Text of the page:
There’s still an enormous amount of planning to be done. As Sheehan told me, “The concept is very simple: repair harm from crime. But how you do it is very complex.”

Here are the basic logistics, according to the Cook County Circuit Court: “The Community Court will hear nonviolent felonies and misdemeanors committed by adults ages 18 through 26 who reside in Chicago’s North Lawndale neighborhood. . . . Defendants will enter the program voluntarily, and those who successfully complete the program may have the opportunity to have their charges dropped and arrest expunged.”

Enter the program voluntarily? What kind of court system is that? Perhaps you can see the complexity emerge. Restorative Justice is a system based on trust, honesty and connectedness. It can’t simply be imposed from above.

Even the alleged offender’s presence must be uncoerced because that’s the only way RJ will work.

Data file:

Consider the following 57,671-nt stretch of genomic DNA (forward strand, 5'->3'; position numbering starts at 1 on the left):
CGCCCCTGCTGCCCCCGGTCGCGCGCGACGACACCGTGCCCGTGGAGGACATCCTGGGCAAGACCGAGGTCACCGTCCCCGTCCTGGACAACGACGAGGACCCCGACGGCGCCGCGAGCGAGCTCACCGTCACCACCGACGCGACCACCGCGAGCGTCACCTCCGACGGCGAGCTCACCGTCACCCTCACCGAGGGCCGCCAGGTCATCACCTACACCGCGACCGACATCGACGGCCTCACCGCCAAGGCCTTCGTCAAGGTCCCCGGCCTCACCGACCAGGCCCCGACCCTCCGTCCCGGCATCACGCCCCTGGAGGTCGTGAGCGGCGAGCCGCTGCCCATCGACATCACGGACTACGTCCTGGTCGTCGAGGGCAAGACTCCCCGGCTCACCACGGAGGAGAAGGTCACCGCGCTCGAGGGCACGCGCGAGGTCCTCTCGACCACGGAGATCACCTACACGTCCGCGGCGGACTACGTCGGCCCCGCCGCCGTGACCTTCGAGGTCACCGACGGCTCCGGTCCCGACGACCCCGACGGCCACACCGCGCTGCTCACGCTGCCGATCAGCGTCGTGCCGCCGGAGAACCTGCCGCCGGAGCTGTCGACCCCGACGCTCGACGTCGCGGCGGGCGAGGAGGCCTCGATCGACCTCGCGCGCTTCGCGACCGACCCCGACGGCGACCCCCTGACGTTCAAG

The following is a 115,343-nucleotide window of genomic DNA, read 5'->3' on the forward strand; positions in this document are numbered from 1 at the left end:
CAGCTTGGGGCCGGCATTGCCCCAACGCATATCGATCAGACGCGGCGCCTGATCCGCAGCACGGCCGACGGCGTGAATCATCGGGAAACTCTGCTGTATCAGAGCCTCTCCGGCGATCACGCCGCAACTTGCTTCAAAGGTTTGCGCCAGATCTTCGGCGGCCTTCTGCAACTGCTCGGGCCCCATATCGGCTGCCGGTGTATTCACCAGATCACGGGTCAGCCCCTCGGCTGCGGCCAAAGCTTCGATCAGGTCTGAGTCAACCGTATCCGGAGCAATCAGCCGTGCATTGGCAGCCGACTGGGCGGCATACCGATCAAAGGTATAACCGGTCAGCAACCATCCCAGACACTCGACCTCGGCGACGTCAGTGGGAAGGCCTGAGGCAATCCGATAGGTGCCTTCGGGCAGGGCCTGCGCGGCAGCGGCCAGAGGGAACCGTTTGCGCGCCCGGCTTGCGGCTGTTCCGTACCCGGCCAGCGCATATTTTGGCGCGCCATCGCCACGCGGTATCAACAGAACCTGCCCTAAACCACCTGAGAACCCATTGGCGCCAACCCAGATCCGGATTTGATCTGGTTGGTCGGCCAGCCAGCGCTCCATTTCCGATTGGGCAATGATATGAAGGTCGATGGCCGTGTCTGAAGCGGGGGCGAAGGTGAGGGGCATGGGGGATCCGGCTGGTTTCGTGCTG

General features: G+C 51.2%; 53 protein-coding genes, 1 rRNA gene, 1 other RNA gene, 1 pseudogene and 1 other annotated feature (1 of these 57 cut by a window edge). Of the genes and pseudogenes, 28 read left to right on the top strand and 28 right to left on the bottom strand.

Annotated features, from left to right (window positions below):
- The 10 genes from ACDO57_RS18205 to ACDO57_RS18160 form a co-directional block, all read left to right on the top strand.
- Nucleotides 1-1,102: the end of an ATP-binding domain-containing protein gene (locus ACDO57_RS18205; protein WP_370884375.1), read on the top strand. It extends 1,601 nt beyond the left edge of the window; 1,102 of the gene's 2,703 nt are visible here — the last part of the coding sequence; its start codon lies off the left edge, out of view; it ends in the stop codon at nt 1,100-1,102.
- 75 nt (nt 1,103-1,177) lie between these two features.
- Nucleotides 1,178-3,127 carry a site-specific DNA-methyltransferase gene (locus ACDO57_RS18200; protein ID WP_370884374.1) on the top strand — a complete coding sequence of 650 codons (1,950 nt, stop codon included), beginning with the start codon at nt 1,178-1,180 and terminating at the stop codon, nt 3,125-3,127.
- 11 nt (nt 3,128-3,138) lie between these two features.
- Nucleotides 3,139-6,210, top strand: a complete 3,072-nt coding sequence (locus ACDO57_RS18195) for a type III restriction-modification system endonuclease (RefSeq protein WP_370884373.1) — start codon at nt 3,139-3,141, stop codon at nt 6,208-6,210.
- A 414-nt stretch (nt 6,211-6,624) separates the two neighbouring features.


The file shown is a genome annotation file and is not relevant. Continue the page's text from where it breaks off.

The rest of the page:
At the center of the RJ process is the peace circle. Everyone in the circle sits in what I call vibrant equality, a part of the whole. A talking piece is passed around. You only speak when you hold the talking piece; everyone gets a chance to speak; most of the time you listen; you wait your turn. When the purpose of the circle is to repair harm, all those affected — including the victims of the crime, but also members of the community affected by the crime — have a right to be included, and to speak their minds. Participants strive to reach an agreement about how to repair the damage that has been done.